I grew up lucky. My family always had food to eat and a place to live, and I knew I could call my Mom or Dad for a ride if I wanted to leave a sleepover. That is privilege. And my parents reminded me of that.
But we weren’t rich nor did we know rich people. Like me, most kids I grew up with knew that if they wanted to go to college or university they’d have to save up and pay for it themselves, and those whose parents paid their tuition worked incredibly hard so as not to waste what their moms, dads, or both had fought and saved for.
Spoiled rich people were something I read about or saw in movies, but never in real life.
Spoiled rich people were something I read about or saw in movies, but never in real life. There were a few members of the upper middle class who orbited around us, some of whom bragged to my parents when they bought a new deck or sprang for a new living room set (and it always came off as rude and tacky and made my Mom sad), but those were the exception. I’m from a blue collar, working-class city and I’m proud of it. To grow up meant to get a part-time job and begin saving towards some type of future. Laziness wasn’t an option. Not when work also meant financial freedom.
But that didn’t mean I wasn’t terrible with money.
But that didn’t mean I wasn’t terrible with money. From the age I started babysitting (12) to my first part-time job (McDonalds, age 15) to my foray into full-time/part-time retail (16-24), I had no idea how to save or spend wisely or do anything but shop. Which wasn’t anybody’s fault but mine: my parents tried to teach me to save, my Grandpa helped with my first and only semester of college (it was a gift), and every place I worked was generous with shifts. Which didn’t negate the fact I was also young and very stupid. I believed money would just happen, or miraculously appear in time for a tuition payment. Which made no sense because that was nothing I was taught. And also it never did, because that’s not how money works. Which I learned by rolling coin and eating only canned goods.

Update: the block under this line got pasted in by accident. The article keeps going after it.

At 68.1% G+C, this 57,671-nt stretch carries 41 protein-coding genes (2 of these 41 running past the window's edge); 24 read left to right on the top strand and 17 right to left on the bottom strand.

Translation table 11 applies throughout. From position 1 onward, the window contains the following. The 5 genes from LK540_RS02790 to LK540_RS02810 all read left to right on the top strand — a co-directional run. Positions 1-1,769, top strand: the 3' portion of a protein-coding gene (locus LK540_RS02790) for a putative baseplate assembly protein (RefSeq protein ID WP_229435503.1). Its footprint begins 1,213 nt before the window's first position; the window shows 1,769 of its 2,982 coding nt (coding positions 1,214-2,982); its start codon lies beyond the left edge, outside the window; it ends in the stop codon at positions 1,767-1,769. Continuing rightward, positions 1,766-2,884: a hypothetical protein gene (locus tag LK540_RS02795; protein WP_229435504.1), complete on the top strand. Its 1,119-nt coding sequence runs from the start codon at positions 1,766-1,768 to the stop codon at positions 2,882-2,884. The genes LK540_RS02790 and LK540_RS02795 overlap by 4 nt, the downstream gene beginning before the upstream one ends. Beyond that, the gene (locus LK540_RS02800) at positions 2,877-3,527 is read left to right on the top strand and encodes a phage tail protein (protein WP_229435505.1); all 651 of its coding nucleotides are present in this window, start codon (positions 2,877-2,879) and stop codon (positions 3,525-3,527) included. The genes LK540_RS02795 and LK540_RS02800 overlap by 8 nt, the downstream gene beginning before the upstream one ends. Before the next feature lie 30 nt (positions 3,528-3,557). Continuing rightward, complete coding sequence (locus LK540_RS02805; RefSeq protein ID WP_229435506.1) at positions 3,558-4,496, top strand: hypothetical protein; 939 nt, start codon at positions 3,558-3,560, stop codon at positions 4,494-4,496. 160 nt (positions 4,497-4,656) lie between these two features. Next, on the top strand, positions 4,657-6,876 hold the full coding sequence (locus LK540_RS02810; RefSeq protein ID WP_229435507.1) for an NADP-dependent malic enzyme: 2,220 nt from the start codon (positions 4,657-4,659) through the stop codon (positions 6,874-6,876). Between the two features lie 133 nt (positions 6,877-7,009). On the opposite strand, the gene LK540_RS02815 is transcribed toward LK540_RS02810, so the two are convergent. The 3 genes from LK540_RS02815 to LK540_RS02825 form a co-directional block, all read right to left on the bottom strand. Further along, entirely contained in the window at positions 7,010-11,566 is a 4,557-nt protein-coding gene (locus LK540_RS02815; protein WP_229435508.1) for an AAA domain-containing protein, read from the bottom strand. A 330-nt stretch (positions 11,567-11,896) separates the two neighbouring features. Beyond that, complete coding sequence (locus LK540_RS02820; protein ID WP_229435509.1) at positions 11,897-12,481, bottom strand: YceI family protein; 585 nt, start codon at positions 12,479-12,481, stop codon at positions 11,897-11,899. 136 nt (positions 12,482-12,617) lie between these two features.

I believed money would just happen, or miraculously appear in time for a tuition payment.
The road connecting college, university, and eventually becoming a writer is a long, drawn-out one defined by stories of big mistakes, painful life lessons, and a lot of apologies (made by me) after the fact. But here’s part of one of those stories: I moved out shortly after dropping out of school, taking out a $10K loan, and convincing myself $800/month was enough to eat/ and live on, and quickly learning about eight months later that I was tragically wrong.
…it would be fine because I said it would.
I’d put months of rent on my line of credit that I was using as a bank account. I desperately waited for paychecks I could use to pay my phone bill or buy groceries or avoid maxing out my Visa (which was about $25 away from its limit). I was earning less than what I first moved out on, and had foolishly spent my first few months splurging on dinners out, random decor (truly: I don’t have any of it now, and I don’t remember what it was), and convincing myself — like I did as a teen — that it would be fine because I said it would. But where I once had my parents to fall back on (as in: I lived with them), I was alone now.
I’d put months of rent on my line of credit that I was using as a bank account.